depopulated:

WOMEN

Posted in interview, music by Trevor on March 12, 2009
Left to right: Matthew Flegel, Patrick Flegel, Chris Reimer, Michael Wallace

Women, left to right: Matthew Flegel, Patrick Flegel, Chris Reimer, Michael Wallace

Calgary’s hardest band to google, Women, played at the Bottom Lounge with Chicago acts Volcano!, Thin Hymns and Bengal Lancer last night. The four dudes from Canada squeezed onto a little couch in the freezing back room to say a few words about gear-hunting, inexplicable small-town European crowds and would you please stop calling them lo-fi.

Phoenix: So, you guys just got back from Europe, right? How long were you there for?
Christopher Reimer [Guitarist]: Yeah. We were there for three weeks.

P: Did you get much time to do anything besides travel and play shows?
CR: Yeah, we actually did a lot. We had a couple of spots where the drives were really short, so we ended up in the city the night before. We rode around Berlin and went to museums. We were on this island in Spain, where we rented bikes and just rode around this island for four or five hours.
Patrick Flegel [Guitarist, vocalist]: It was the best day of my life.
CR: Yeah it was probably the best day of all of our lives.

P: Did you draw a big crowd overseas?
PF: Somehow — Yeah, it was really weird, being in a not-very-big city in Spain and —
CR: And having like a hundred people show up.

P: I’ve noticed sort of a big lo-fi movement across the Atlantic, and I could see you guys as being kind of part of that — your record was recorded in Chad VanGaalen’s basement on, like, boom-boxes. What draws you to that sound?
PF: We wanted it to sound like recordings that we really like from the ’70s. But we definitely, definitely don’t feel a part of the lo-fi thing. It’s not like we’re trying to do that at all. A lot of people say we’re similar to acts such as Times New Viking and Wavves, stuff like that, but I don’t really feel like that’s what we’re doing. We’re really just trying to make our music sound old.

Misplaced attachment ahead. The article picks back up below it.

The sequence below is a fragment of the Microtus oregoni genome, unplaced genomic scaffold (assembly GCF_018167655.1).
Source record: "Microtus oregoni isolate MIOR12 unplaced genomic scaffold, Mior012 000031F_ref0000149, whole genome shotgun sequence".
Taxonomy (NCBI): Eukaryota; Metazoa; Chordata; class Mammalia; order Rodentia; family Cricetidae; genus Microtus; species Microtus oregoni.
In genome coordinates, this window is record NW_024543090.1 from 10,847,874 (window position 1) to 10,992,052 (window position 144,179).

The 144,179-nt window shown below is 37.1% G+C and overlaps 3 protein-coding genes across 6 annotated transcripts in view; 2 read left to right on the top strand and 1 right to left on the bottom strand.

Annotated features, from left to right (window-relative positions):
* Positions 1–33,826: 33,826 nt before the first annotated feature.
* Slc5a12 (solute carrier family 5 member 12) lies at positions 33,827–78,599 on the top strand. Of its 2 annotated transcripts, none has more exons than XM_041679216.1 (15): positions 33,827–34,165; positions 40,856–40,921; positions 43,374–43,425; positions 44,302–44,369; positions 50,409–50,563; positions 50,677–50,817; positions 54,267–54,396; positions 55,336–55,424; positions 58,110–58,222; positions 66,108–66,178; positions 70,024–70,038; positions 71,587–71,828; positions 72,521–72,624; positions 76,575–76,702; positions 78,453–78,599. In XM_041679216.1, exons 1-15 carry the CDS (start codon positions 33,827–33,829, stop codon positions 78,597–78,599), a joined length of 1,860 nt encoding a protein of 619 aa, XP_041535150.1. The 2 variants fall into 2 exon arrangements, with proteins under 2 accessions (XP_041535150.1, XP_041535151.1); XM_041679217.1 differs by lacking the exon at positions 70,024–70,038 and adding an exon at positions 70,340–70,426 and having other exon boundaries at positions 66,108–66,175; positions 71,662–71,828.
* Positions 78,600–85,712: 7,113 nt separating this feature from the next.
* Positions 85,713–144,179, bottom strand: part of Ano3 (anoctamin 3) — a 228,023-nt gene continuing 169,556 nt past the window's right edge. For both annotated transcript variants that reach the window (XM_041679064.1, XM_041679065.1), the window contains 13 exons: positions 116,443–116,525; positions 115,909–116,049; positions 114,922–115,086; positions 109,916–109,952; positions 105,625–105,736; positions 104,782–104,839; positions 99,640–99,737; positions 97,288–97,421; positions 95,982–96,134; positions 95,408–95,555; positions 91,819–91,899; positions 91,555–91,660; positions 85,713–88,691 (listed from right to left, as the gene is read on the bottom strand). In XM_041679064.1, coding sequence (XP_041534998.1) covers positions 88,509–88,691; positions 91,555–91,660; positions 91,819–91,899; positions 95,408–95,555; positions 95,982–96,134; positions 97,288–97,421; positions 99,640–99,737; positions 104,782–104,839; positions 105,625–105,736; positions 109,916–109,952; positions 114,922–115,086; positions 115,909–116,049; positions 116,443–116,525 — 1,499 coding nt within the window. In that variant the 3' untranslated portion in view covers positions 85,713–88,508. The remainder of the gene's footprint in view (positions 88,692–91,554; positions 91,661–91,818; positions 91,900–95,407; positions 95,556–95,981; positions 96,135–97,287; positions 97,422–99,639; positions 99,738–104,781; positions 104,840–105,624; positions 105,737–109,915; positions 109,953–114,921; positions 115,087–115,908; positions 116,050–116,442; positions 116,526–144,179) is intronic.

P: I, for some reason, was looking at your stage plot on the Internet, and noticed that you keep it pretty simple. For instance, you only use a four-piece drum set. Is that just easier to travel with or do you like having it —
Michael Wallace [Drummer]: Yeah — I don’t know — it’s nice to not have a lot; just the simplicity of it and working within that is nice. It’s funny that you say that, because [four-piece drum sets] are totally common. But yeah, I only use one cymbal: it doubles for a ride and a crash.
Matthew Flegel [Bassist, vocalist]: We were going to kick him out of the band if he used a crash.

P: You guys are going to be in the van for a couple of more months now —
CR: A month, on this tour, and then a few weeks off. We’re going to try to do some writing; we haven’t really had a chance.

P: You said earlier that you have four new songs. Those came from before this tour, then?
PF: A couple of them, yeah. A couple we arranged while we were on the road.
CR: We had the parts, we just kind of slapped them together. One we’ve been playing since our first tour — we wrote it half-way through our first tour.
PF: So they’re not really new.

P: Well so how do you pass the time on the road? Do you have some favorite road tunes?
PF: It’s pretty awesome to have an iPod with your entire record collection on it at once. Endless options as far as music goes.
CR: It’s pretty hard to get tired of listening to music.
PF: If we had twenty CDs we’d probably be sitting in silence. But we can just cover so much ground — you don’t really get sick of it.
MF: We found a Patsy Kline tape at the gas station
P: New or used?
MW: New, actually, which is nice because it sounds good. It was five bucks.
MF: We got a Billy Joel cassette, Bill Cosby — which, the tape is fucked, so it’s the funniest thing in the world.
MW: Sounds like the antichrist.
MF: Or Electric Lady Land.

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understanding understandrap.com

Posted in ad-aware, interview, music by eddie on February 19, 2009